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$9.6 billion spent on ‘turning back the boats’

Tuesday 13 September 2016 | Published in Regional


AUSTRALIA – Australia has spent $9.6 billion in just four years on its asylum seeker policy – the majority on its offshore and mainland detention centres – according to a new report from Unicef and Save the Children.

The organisations found the current policy was expensive and unsustainable in its financial, human, and diplomatic costs.

It noted Australia’s expensive policies of deterrence simply pushed the growing number of displaced persons elsewhere, and caused damage to its international reputation and strategic ability to hold influence with other countries.

Analysing government data and expenditure, the report, At What Cost?, found taxpayers would likely spend another $5.7 billion over the next four years if nothing changed, and children transferred to Manus and Nauru would continue to suffer mental health problems, abuse and neglect.

In the report released on Tuesday, Unicef and Save the Children called for the government to urgently reinvest the money to create a strong regional framework to support asylum seekers, which incentivised “orderly migration” and undermined the business model of people smugglers.

Nicole Breeze, Unicef’s director of policy and advocacy, said the $9.6 billion included at least $3.6 billion on offshore processing, at least $5.6 billion on onshore mandatory detention, and at least $295 million on naval interceptions and boat turnbacks.

The remaining $112 million was spent on other programmess including the widely criticised Cambodia agreement and other efforts to find a third-party resettlement option.

The costs were based on the estimated 32,000 men, women and children in the asylum seeker processing system.

“The current system is unsustainable,” Breeze told The Guardian Australia. “It’s extremely expensive, it’s causing grave harm, it’s complicated and it’s opaque and difficult to assess its efficacy, cost and value for money.”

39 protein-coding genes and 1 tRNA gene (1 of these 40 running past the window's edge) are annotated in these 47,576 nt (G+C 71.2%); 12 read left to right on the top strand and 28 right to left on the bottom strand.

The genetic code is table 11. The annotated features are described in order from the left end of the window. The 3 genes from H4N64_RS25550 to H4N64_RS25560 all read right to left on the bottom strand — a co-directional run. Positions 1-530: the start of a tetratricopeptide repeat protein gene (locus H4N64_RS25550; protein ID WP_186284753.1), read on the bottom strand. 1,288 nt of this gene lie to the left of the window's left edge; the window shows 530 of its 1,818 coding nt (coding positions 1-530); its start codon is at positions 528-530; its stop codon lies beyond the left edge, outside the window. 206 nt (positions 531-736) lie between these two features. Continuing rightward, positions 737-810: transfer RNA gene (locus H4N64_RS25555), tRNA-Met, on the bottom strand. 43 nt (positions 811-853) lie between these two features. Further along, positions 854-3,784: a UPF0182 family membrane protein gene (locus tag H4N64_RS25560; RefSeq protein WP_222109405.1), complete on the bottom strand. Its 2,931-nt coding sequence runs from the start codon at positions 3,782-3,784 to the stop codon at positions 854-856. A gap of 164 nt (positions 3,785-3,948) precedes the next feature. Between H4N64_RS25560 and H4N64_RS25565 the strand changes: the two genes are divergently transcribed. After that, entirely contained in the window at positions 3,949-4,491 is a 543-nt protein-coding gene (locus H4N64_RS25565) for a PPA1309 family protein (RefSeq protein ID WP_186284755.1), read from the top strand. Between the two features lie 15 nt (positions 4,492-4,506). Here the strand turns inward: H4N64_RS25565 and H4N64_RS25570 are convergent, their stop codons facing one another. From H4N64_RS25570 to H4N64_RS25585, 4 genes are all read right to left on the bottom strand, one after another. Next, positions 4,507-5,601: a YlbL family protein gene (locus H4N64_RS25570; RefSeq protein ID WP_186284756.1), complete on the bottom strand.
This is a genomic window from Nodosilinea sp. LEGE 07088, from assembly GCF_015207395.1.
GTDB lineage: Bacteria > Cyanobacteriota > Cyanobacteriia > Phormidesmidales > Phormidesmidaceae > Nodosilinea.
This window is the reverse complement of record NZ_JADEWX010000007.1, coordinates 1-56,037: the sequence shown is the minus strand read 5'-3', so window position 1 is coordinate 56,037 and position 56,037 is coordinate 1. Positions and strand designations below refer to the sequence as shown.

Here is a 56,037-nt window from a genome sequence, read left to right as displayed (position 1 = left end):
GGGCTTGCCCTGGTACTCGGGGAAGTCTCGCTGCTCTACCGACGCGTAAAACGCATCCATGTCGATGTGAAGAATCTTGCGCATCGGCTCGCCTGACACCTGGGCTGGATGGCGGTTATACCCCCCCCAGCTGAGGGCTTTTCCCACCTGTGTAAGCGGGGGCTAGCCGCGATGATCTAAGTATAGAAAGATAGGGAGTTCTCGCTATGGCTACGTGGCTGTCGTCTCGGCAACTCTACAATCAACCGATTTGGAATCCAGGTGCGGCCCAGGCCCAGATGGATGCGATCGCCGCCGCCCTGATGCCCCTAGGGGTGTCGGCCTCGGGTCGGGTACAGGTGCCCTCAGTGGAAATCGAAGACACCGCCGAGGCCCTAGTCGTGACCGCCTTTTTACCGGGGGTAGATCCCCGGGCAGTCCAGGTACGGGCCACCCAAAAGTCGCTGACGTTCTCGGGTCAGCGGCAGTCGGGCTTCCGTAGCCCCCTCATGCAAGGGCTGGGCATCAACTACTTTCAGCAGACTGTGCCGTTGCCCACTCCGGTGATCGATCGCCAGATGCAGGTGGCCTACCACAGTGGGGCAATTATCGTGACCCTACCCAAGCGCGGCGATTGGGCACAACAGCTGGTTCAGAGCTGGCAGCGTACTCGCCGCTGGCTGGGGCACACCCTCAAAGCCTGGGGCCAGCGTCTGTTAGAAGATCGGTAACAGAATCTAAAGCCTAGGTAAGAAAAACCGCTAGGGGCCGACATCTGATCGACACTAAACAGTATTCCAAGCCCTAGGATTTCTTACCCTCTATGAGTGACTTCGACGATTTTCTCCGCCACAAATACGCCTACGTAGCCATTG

The report said the true cost was likely to be much greater than the $9.6 billion, once the costs of the government maintaining and defending its policy in courts and parliamentary inquiries and of workplace compensation incidents were factored in.

The human cost of Australia’s immigration policy, particularly the mental and physical harm to those held in detention, had been widely reported and subject to at least 10 inquiries, but there was very little known about what happened to people who were turned back, the report found.

The head of Operation Sovereign Borders, Major General Andrew Bottrell, argued in court last month that Australia’s policy of turning back boats at sea must be kept secret to protect the security of the commonwealth, because the information otherwise helped “educate potentially illegal immigrants”.

Tuesday’s report cited estimates of as many as 7000 children “trapped in transit” in Indonesia alone, “unable to access safe pathways to protection”.

“These children face the risk ongoing danger, persecution, discrimination and other serious harms and challenges while remaining in their home countries or countries of first asylum or transit,” said the report.

“The narrative in Australia often ends with that three-word- slogan around stopping the boats,” Breeze said.

“But we’ve found there is very little information about what people are in fact being turned back to.

“We have growing concern around the situation and the safety of people who have been returned back to their place of origin or where their journeys commenced.”

Unicef and Save the Children called for the government to “pivot its policy framework away from bilateralism and towards the establishment of a durable regional solution”.

“This report is building a case for serious investment in a regional refugee protection framework as a much more proactive policy measure than what we’ve got,” Breeze said.

- The Guardian/PNC